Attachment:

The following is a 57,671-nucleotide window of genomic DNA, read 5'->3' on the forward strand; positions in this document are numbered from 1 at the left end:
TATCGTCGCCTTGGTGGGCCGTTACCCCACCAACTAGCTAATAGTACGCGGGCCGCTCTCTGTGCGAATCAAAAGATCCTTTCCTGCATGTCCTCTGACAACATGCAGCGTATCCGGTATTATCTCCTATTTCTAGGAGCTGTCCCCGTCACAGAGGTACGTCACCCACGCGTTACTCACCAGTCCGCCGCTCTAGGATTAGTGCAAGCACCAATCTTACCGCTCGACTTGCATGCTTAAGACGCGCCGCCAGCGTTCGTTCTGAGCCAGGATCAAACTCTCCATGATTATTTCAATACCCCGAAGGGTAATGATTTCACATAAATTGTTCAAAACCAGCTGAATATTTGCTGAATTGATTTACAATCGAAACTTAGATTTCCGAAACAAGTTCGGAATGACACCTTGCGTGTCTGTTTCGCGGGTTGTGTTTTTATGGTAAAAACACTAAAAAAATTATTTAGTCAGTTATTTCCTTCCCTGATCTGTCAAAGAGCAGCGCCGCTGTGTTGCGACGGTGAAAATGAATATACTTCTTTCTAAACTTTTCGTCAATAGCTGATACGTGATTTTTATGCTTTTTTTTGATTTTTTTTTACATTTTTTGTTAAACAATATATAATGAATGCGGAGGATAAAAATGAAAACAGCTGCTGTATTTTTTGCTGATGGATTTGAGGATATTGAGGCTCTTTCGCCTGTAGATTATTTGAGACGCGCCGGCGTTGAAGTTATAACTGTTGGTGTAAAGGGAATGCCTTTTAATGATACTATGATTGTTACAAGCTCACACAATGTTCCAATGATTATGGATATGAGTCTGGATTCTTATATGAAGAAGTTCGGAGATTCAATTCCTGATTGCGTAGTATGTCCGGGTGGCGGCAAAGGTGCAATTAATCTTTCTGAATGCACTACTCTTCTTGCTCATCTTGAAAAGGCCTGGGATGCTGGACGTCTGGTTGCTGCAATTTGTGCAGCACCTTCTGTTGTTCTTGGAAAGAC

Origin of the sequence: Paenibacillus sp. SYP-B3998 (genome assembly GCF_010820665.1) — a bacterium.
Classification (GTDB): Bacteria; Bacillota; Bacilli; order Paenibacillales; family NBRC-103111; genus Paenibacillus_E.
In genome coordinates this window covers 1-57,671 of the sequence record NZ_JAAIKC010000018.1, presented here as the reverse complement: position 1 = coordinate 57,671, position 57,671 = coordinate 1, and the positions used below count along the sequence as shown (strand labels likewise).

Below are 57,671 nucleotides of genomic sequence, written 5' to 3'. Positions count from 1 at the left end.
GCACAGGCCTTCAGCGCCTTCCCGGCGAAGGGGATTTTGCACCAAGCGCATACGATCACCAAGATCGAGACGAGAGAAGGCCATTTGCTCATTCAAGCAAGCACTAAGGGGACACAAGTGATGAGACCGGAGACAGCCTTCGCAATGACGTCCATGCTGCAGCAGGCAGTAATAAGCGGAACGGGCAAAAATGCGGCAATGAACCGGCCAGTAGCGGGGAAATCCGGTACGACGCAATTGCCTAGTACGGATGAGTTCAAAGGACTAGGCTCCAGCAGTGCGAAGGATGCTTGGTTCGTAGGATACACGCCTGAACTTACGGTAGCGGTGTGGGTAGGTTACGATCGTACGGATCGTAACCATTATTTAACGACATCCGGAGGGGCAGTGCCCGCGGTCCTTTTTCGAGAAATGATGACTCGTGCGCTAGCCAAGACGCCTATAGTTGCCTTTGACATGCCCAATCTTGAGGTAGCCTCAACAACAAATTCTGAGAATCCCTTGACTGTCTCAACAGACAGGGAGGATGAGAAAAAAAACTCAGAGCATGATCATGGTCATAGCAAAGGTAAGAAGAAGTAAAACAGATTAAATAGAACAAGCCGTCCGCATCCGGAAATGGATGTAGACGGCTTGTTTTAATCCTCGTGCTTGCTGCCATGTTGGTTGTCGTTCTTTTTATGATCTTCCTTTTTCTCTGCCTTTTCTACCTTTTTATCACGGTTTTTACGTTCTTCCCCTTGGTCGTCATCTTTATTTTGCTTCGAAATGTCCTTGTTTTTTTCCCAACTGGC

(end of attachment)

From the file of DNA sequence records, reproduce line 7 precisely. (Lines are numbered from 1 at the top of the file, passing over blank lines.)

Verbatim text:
GCACAGGCCTTCAGCGCCTTCCCGGCGAAGGGGATTTTGCACCAAGCGCATACGATCACCAAGATCGAGACGAGAGAAGGCCATTTGCTCATTCAAGCAAGCACTAAGGGGACACAAGTGATGAGACCGGAGACAGCCTTCGCAATGACGTCCATGCTGCAGCAGGCAGTAATAAGCGGAACGGGCAAAAATGCGGCAATGAACCGGCCAGTAGCGGGGAAATCCGGTACGACGCAATTGCCTAGTACGGATGAGTTCAAAGGACTAGGCTCCAGCAGTGCGAAGGATGCTTGGTTCGTAGGATACACGCCTGAACTTACGGTAGCGGTGTGGGTAGGTTACGATCGTACGGATCGTAACCATTATTTAACGACATCCGGAGGGGCAGTGCCCGCGGTCCTTTTTCGAGAAATGATGACTCGTGCGCTAGCCAAGACGCCTATAGTTGCCTTTGACATGCCCAATCTTGAGGTAGCCTCAACAACAAATTCTGAGAATCCCTTGACTGTCTCAACAGACAGGGAGGATGAGAAAAAAAACTCAGAGCATGATCATGGTCATAGCAAAGGTAAGAAGAAGTAAAACAGATTAAATAGAACAAGCCGTCCGCATCCGGAAATGGATGTAGACGGCTTGTTTTAATCCTCGTGCTTGCTGCCATGTTGGTTGTCGTTCTTTTTATGATCTTCCTTTTTCTCTGCCTTTTCTACCTTTTTATCACGGTTTTTACGTTCTTCCCCTTGGTCGTCATCTTTATTTTGCTTCGAAATGTCCTTGTTTTTTTCCCAACTGGC